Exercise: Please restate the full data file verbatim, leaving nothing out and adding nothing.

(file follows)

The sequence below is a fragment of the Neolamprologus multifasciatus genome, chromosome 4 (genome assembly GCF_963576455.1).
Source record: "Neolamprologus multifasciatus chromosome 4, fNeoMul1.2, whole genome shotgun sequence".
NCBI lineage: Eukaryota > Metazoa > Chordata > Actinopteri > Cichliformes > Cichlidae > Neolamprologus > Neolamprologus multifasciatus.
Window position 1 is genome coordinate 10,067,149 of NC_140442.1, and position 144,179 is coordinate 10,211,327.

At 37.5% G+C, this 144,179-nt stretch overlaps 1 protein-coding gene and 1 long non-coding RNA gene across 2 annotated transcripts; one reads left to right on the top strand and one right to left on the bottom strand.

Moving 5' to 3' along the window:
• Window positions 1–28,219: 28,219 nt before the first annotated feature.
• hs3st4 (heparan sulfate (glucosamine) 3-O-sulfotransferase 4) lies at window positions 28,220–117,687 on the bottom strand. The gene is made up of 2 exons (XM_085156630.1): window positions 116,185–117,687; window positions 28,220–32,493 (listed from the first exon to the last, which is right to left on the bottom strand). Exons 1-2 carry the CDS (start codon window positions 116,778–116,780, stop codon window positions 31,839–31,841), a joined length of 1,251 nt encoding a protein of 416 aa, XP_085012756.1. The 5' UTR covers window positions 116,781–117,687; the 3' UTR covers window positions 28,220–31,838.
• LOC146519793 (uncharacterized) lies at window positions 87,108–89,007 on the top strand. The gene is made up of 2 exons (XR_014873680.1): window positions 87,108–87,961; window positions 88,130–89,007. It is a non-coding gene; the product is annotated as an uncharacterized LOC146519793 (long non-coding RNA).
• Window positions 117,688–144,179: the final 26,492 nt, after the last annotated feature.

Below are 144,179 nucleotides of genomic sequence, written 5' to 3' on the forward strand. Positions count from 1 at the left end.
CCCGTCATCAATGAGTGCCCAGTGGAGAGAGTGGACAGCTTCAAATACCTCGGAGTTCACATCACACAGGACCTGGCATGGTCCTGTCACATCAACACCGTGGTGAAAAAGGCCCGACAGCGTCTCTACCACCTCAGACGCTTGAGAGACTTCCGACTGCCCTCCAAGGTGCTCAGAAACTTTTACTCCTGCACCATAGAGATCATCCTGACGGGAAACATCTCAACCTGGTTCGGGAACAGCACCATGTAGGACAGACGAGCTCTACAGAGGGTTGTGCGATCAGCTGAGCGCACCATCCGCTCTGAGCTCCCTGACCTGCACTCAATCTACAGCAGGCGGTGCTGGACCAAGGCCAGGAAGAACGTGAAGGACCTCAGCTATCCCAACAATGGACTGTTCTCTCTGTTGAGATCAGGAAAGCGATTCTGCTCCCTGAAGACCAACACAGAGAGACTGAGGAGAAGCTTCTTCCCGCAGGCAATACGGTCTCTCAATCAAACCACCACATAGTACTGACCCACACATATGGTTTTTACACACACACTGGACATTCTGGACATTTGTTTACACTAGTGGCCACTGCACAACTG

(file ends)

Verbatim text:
The sequence below is a fragment of the Neolamprologus multifasciatus genome, chromosome 4 (genome assembly GCF_963576455.1).
Source record: "Neolamprologus multifasciatus chromosome 4, fNeoMul1.2, whole genome shotgun sequence".
NCBI lineage: Eukaryota > Metazoa > Chordata > Actinopteri > Cichliformes > Cichlidae > Neolamprologus > Neolamprologus multifasciatus.
Window position 1 is genome coordinate 10,067,149 of NC_140442.1, and position 144,179 is coordinate 10,211,327.

At 37.5% G+C, this 144,179-nt stretch overlaps 1 protein-coding gene and 1 long non-coding RNA gene across 2 annotated transcripts; one reads left to right on the top strand and one right to left on the bottom strand.

Moving 5' to 3' along the window:
• Window positions 1–28,219: 28,219 nt before the first annotated feature.
• hs3st4 (heparan sulfate (glucosamine) 3-O-sulfotransferase 4) lies at window positions 28,220–117,687 on the bottom strand. The gene is made up of 2 exons (XM_085156630.1): window positions 116,185–117,687; window positions 28,220–32,493 (listed from the first exon to the last, which is right to left on the bottom strand). Exons 1-2 carry the CDS (start codon window positions 116,778–116,780, stop codon window positions 31,839–31,841), a joined length of 1,251 nt encoding a protein of 416 aa, XP_085012756.1. The 5' UTR covers window positions 116,781–117,687; the 3' UTR covers window positions 28,220–31,838.
• LOC146519793 (uncharacterized) lies at window positions 87,108–89,007 on the top strand. The gene is made up of 2 exons (XR_014873680.1): window positions 87,108–87,961; window positions 88,130–89,007. It is a non-coding gene; the product is annotated as an uncharacterized LOC146519793 (long non-coding RNA).
• Window positions 117,688–144,179: the final 26,492 nt, after the last annotated feature.

Below are 144,179 nucleotides of genomic sequence, written 5' to 3' on the forward strand. Positions count from 1 at the left end.
CCCGTCATCAATGAGTGCCCAGTGGAGAGAGTGGACAGCTTCAAATACCTCGGAGTTCACATCACACAGGACCTGGCATGGTCCTGTCACATCAACACCGTGGTGAAAAAGGCCCGACAGCGTCTCTACCACCTCAGACGCTTGAGAGACTTCCGACTGCCCTCCAAGGTGCTCAGAAACTTTTACTCCTGCACCATAGAGATCATCCTGACGGGAAACATCTCAACCTGGTTCGGGAACAGCACCATGTAGGACAGACGAGCTCTACAGAGGGTTGTGCGATCAGCTGAGCGCACCATCCGCTCTGAGCTCCCTGACCTGCACTCAATCTACAGCAGGCGGTGCTGGACCAAGGCCAGGAAGAACGTGAAGGACCTCAGCTATCCCAACAATGGACTGTTCTCTCTGTTGAGATCAGGAAAGCGATTCTGCTCCCTGAAGACCAACACAGAGAGACTGAGGAGAAGCTTCTTCCCGCAGGCAATACGGTCTCTCAATCAAACCACCACATAGTACTGACCCACACATATGGTTTTTACACACACACTGGACATTCTGGACATTTGTTTACACTAGTGGCCACTGCACAACTG